June 17 – 18

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The Edge Theater – Studio Space
1133 W. Catalpa Street, Chicago

Beaten Path is an innovative dance-music performance that merges Carnatic (associated with southern India) and Black American jazz influences, creating a passionate fusion of contemporary music and dance styles. Choreographed and performed by Mandala Arts’ Ashwaty Chennat, with music composition and performance by jazz musician, Alvin Cobb Jr. Running time: 25 minutes on Friday night at 7:30pm. On Saturday night at 7pm, this piece will be presented along with Bangali Meye, with a total running time of 50 minutes for both shows. See complete info below!!

On Saturday night, this piece will be shown with Bangali Meye, an innovative dance/sound collaboration and means to hold on and remember a cultural past that is slipping away. Choreographed by Tuli Bera, sound by Scott Rubin! Both shows are included in your ticket, click for tickets above. Complete description below.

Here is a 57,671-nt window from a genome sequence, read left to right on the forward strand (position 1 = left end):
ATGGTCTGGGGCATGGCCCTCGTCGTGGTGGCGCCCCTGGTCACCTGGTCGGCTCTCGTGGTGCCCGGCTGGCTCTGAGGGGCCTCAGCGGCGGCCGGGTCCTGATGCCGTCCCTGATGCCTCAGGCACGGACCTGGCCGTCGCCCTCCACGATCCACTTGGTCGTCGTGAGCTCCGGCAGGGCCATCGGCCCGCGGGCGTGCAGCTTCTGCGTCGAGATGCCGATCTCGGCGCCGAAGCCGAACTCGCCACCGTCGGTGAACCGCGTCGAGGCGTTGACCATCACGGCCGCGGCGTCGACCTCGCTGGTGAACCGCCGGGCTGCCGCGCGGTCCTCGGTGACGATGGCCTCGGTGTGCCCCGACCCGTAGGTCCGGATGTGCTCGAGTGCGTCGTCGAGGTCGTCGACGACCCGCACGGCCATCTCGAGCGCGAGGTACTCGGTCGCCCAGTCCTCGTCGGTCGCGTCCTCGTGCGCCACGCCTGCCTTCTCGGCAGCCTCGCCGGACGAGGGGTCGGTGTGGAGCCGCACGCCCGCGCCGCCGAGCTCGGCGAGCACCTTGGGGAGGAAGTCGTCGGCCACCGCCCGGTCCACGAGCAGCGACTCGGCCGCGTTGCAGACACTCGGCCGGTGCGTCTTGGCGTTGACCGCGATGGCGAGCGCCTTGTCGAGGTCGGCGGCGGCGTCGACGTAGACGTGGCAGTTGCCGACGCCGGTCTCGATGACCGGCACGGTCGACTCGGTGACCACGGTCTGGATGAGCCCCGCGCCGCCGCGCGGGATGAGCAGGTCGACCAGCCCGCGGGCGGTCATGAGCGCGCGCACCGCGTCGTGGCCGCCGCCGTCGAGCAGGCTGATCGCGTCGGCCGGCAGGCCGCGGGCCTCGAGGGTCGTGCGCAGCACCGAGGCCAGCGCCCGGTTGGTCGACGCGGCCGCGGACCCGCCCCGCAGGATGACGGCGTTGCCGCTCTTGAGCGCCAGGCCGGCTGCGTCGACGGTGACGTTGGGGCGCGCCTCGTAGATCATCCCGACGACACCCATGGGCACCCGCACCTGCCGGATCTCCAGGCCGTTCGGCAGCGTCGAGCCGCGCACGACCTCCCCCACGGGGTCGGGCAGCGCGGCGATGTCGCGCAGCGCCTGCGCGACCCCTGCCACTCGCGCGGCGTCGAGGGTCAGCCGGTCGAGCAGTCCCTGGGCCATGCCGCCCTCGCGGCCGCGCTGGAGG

Then, on either Friday OR Saturday night, you can ALSO see Rosina: Remixed for a 2 show discount! Take advantage of this special festival offer. Rosina: Remixed is a joyful hip h’opera based on the Barber of Seville! Running time 60-80 minutes. Just $35 to see both shows!!

Info about Rosina: Remixed!

Special Offer tickets for Beaten Path + Rosina: https://www.eventbrite.com/e/338554053287

Bangali Meye
Choreographed by Tuli Bera, Sound by Scott Rubin
An innovative dance/sound collaboration and means to hold on and remember a cultural past that is slipping away. As a first-generation, American, the artist acknowledges and explores their experience of inhabiting the body of a South-Asian / Indian descendant living in the United States. How does one preserve fleeting memories? How do we honor passed down traditions knowing that we may some day erase them?